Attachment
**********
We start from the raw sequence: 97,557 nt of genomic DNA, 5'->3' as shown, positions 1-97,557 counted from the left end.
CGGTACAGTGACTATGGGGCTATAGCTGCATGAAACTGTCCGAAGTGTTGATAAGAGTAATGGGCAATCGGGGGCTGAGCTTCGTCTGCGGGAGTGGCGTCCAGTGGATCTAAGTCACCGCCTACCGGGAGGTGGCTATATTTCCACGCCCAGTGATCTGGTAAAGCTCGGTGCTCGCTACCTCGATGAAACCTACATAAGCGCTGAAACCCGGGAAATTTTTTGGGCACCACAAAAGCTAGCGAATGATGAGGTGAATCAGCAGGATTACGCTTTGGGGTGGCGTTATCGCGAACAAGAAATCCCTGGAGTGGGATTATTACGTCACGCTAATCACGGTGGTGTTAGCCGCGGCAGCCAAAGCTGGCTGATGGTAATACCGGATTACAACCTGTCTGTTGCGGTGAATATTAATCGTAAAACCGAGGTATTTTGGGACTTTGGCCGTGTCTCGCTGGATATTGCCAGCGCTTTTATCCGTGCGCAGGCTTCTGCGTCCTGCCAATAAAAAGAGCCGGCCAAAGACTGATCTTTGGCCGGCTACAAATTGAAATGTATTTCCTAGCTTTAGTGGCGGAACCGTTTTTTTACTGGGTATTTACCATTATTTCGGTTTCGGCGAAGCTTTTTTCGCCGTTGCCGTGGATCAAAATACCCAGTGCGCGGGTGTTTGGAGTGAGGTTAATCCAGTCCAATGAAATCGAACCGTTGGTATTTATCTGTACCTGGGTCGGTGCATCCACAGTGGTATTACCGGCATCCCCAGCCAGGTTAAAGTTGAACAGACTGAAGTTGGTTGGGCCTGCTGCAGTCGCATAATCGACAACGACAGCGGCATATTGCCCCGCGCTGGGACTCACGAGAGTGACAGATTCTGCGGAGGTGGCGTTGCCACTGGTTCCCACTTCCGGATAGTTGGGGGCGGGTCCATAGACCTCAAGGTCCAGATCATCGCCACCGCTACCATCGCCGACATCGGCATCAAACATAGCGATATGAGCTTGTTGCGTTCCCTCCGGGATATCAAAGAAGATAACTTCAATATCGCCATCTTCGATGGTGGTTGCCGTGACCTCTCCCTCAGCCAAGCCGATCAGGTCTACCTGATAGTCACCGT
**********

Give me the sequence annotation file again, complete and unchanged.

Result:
We start from the raw sequence: 97,557 nt of genomic DNA, 5'->3' as shown, positions 1-97,557 counted from the left end.
CGGTACAGTGACTATGGGGCTATAGCTGCATGAAACTGTCCGAAGTGTTGATAAGAGTAATGGGCAATCGGGGGCTGAGCTTCGTCTGCGGGAGTGGCGTCCAGTGGATCTAAGTCACCGCCTACCGGGAGGTGGCTATATTTCCACGCCCAGTGATCTGGTAAAGCTCGGTGCTCGCTACCTCGATGAAACCTACATAAGCGCTGAAACCCGGGAAATTTTTTGGGCACCACAAAAGCTAGCGAATGATGAGGTGAATCAGCAGGATTACGCTTTGGGGTGGCGTTATCGCGAACAAGAAATCCCTGGAGTGGGATTATTACGTCACGCTAATCACGGTGGTGTTAGCCGCGGCAGCCAAAGCTGGCTGATGGTAATACCGGATTACAACCTGTCTGTTGCGGTGAATATTAATCGTAAAACCGAGGTATTTTGGGACTTTGGCCGTGTCTCGCTGGATATTGCCAGCGCTTTTATCCGTGCGCAGGCTTCTGCGTCCTGCCAATAAAAAGAGCCGGCCAAAGACTGATCTTTGGCCGGCTACAAATTGAAATGTATTTCCTAGCTTTAGTGGCGGAACCGTTTTTTTACTGGGTATTTACCATTATTTCGGTTTCGGCGAAGCTTTTTTCGCCGTTGCCGTGGATCAAAATACCCAGTGCGCGGGTGTTTGGAGTGAGGTTAATCCAGTCCAATGAAATCGAACCGTTGGTATTTATCTGTACCTGGGTCGGTGCATCCACAGTGGTATTACCGGCATCCCCAGCCAGGTTAAAGTTGAACAGACTGAAGTTGGTTGGGCCTGCTGCAGTCGCATAATCGACAACGACAGCGGCATATTGCCCCGCGCTGGGACTCACGAGAGTGACAGATTCTGCGGAGGTGGCGTTGCCACTGGTTCCCACTTCCGGATAGTTGGGGGCGGGTCCATAGACCTCAAGGTCCAGATCATCGCCACCGCTACCATCGCCGACATCGGCATCAAACATAGCGATATGAGCTTGTTGCGTTCCCTCCGGGATATCAAAGAAGATAACTTCAATATCGCCATCTTCGATGGTGGTTGCCGTGACCTCTCCCTCAGCCAAGCCGATCAGGTCTACCTGATAGTCACCGT